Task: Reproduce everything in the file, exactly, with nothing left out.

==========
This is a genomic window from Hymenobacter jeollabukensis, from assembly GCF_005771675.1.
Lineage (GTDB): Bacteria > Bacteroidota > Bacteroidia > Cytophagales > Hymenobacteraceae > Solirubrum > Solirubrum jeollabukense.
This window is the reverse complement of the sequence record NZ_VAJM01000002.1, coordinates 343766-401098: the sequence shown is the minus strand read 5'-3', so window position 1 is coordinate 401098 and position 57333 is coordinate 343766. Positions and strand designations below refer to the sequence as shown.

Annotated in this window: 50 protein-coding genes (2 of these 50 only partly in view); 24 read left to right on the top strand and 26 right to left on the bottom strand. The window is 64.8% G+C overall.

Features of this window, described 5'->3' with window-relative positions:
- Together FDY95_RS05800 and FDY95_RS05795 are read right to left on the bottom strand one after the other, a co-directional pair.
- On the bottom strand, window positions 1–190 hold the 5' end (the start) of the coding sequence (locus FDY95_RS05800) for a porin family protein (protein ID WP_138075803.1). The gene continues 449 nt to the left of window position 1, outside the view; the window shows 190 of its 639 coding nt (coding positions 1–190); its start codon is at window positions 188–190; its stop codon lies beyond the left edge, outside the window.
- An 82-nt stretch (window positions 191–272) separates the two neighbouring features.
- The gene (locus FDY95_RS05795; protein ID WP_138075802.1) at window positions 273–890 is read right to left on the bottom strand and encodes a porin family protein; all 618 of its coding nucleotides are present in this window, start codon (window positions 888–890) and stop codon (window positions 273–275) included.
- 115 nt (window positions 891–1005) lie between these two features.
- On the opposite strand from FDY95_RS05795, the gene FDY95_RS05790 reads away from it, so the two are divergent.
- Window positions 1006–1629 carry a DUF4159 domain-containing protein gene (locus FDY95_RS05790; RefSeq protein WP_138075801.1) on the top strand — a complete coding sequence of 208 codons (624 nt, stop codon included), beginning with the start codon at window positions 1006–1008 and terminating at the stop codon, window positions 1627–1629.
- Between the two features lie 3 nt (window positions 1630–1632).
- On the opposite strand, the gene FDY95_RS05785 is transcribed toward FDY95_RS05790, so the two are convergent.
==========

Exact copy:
This is a genomic window from Hymenobacter jeollabukensis, from assembly GCF_005771675.1.
Lineage (GTDB): Bacteria > Bacteroidota > Bacteroidia > Cytophagales > Hymenobacteraceae > Solirubrum > Solirubrum jeollabukense.
This window is the reverse complement of the sequence record NZ_VAJM01000002.1, coordinates 343766-401098: the sequence shown is the minus strand read 5'-3', so window position 1 is coordinate 401098 and position 57333 is coordinate 343766. Positions and strand designations below refer to the sequence as shown.

Annotated in this window: 50 protein-coding genes (2 of these 50 only partly in view); 24 read left to right on the top strand and 26 right to left on the bottom strand. The window is 64.8% G+C overall.

Features of this window, described 5'->3' with window-relative positions:
- Together FDY95_RS05800 and FDY95_RS05795 are read right to left on the bottom strand one after the other, a co-directional pair.
- On the bottom strand, window positions 1–190 hold the 5' end (the start) of the coding sequence (locus FDY95_RS05800) for a porin family protein (protein ID WP_138075803.1). The gene continues 449 nt to the left of window position 1, outside the view; the window shows 190 of its 639 coding nt (coding positions 1–190); its start codon is at window positions 188–190; its stop codon lies beyond the left edge, outside the window.
- An 82-nt stretch (window positions 191–272) separates the two neighbouring features.
- The gene (locus FDY95_RS05795; protein ID WP_138075802.1) at window positions 273–890 is read right to left on the bottom strand and encodes a porin family protein; all 618 of its coding nucleotides are present in this window, start codon (window positions 888–890) and stop codon (window positions 273–275) included.
- 115 nt (window positions 891–1005) lie between these two features.
- On the opposite strand from FDY95_RS05795, the gene FDY95_RS05790 reads away from it, so the two are divergent.
- Window positions 1006–1629 carry a DUF4159 domain-containing protein gene (locus FDY95_RS05790; RefSeq protein WP_138075801.1) on the top strand — a complete coding sequence of 208 codons (624 nt, stop codon included), beginning with the start codon at window positions 1006–1008 and terminating at the stop codon, window positions 1627–1629.
- Between the two features lie 3 nt (window positions 1630–1632).
- On the opposite strand, the gene FDY95_RS05785 is transcribed toward FDY95_RS05790, so the two are convergent.